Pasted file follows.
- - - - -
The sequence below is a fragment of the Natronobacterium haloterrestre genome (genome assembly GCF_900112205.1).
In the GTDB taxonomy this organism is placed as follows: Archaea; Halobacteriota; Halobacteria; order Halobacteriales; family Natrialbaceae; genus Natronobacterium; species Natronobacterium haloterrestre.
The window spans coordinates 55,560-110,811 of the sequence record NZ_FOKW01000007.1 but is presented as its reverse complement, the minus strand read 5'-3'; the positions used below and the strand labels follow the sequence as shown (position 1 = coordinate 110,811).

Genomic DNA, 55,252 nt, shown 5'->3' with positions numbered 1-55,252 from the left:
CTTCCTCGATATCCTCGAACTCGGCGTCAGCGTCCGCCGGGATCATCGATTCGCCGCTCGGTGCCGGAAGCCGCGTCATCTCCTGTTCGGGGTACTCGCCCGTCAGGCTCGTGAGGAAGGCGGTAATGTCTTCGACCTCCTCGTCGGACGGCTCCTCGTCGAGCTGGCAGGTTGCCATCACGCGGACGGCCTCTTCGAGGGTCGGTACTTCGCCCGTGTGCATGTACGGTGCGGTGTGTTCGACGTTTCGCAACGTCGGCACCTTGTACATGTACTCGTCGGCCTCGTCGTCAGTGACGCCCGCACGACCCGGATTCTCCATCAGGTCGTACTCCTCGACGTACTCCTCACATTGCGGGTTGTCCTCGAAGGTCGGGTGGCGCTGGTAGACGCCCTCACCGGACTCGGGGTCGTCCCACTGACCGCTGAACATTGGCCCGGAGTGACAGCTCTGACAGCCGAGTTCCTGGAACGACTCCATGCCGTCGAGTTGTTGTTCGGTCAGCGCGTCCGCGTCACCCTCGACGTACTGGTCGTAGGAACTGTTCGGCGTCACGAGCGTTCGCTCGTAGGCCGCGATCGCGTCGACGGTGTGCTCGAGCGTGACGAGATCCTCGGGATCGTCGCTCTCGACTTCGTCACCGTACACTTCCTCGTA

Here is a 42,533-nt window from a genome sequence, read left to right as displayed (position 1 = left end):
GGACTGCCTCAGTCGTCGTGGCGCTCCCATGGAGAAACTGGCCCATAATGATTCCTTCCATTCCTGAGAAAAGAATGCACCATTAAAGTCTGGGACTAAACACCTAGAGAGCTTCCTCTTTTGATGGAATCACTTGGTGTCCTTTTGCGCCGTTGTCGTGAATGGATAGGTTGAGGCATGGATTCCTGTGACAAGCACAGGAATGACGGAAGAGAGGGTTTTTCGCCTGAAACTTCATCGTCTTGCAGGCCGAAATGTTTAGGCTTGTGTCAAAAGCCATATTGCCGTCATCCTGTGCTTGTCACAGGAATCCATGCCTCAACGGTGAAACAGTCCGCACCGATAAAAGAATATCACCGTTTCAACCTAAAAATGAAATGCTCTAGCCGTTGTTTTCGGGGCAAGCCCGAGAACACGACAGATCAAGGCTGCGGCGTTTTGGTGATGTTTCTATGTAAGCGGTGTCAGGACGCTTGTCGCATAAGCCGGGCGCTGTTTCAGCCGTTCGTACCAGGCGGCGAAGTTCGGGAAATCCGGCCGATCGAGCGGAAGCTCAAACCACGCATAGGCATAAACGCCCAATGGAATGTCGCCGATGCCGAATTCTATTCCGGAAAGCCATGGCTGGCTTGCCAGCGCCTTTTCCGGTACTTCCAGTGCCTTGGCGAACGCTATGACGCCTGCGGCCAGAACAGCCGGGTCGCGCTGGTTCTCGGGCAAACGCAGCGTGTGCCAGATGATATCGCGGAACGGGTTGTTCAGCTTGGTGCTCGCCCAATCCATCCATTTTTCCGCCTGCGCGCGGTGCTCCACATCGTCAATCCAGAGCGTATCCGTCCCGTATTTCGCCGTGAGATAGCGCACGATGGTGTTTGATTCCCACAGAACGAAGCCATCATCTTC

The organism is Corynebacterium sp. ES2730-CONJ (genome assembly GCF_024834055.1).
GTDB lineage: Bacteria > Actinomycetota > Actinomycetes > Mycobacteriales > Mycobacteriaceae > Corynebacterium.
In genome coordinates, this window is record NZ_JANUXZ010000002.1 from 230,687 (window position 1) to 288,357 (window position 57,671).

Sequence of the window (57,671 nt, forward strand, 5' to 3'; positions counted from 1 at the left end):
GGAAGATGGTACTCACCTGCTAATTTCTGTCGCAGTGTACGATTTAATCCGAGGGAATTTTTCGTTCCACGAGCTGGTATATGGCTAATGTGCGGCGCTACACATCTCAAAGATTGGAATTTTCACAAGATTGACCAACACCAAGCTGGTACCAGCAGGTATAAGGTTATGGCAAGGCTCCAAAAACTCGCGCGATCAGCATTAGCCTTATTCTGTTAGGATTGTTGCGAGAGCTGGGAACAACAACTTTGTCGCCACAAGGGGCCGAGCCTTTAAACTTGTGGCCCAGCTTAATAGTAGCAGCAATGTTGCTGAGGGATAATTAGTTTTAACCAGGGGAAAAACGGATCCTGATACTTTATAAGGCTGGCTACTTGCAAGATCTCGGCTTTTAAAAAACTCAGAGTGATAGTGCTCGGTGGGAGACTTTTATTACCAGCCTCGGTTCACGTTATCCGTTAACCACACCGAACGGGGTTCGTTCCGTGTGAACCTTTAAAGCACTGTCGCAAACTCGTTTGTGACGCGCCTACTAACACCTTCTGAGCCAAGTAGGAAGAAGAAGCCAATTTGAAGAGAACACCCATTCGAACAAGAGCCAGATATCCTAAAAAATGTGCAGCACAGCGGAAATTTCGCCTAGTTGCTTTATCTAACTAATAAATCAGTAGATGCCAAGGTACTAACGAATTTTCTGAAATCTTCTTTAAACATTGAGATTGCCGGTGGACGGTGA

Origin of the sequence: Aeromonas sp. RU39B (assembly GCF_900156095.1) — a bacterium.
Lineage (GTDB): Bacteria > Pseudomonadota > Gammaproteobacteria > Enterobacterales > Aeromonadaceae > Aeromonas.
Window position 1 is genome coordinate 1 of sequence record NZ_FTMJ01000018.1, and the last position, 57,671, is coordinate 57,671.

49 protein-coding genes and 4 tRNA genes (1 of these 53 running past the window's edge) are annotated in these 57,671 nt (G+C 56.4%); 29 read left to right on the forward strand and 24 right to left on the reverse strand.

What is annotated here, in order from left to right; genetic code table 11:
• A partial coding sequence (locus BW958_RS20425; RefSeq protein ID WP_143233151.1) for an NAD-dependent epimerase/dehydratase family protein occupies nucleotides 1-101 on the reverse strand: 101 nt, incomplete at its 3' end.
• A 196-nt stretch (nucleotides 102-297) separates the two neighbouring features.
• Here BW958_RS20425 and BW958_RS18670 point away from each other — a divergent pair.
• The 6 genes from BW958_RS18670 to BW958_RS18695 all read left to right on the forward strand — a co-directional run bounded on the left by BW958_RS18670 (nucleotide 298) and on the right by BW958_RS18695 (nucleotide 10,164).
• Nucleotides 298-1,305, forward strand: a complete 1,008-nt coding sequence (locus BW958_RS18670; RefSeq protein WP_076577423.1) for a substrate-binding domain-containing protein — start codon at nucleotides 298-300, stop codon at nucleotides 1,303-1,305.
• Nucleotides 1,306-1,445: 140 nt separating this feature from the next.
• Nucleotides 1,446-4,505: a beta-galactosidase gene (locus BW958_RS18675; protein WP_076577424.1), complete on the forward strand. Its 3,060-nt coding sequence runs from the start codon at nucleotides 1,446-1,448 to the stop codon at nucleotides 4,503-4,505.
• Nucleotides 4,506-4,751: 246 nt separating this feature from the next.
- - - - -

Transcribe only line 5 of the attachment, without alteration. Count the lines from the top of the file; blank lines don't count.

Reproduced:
CTTCCTCGATATCCTCGAACTCGGCGTCAGCGTCCGCCGGGATCATCGATTCGCCGCTCGGTGCCGGAAGCCGCGTCATCTCCTGTTCGGGGTACTCGCCCGTCAGGCTCGTGAGGAAGGCGGTAATGTCTTCGACCTCCTCGTCGGACGGCTCCTCGTCGAGCTGGCAGGTTGCCATCACGCGGACGGCCTCTTCGAGGGTCGGTACTTCGCCCGTGTGCATGTACGGTGCGGTGTGTTCGACGTTTCGCAACGTCGGCACCTTGTACATGTACTCGTCGGCCTCGTCGTCAGTGACGCCCGCACGACCCGGATTCTCCATCAGGTCGTACTCCTCGACGTACTCCTCACATTGCGGGTTGTCCTCGAAGGTCGGGTGGCGCTGGTAGACGCCCTCACCGGACTCGGGGTCGTCCCACTGACCGCTGAACATTGGCCCGGAGTGACAGCTCTGACAGCCGAGTTCCTGGAACGACTCCATGCCGTCGAGTTGTTGTTCGGTCAGCGCGTCCGCGTCACCCTCGACGTACTGGTCGTAGGAACTGTTCGGCGTCACGAGCGTTCGCTCGTAGGCCGCGATCGCGTCGACGGTGTGCTCGAGCGTGACGAGATCCTCGGGATCGTCGCTCTCGACTTCGTCACCGTACACTTCCTCGTA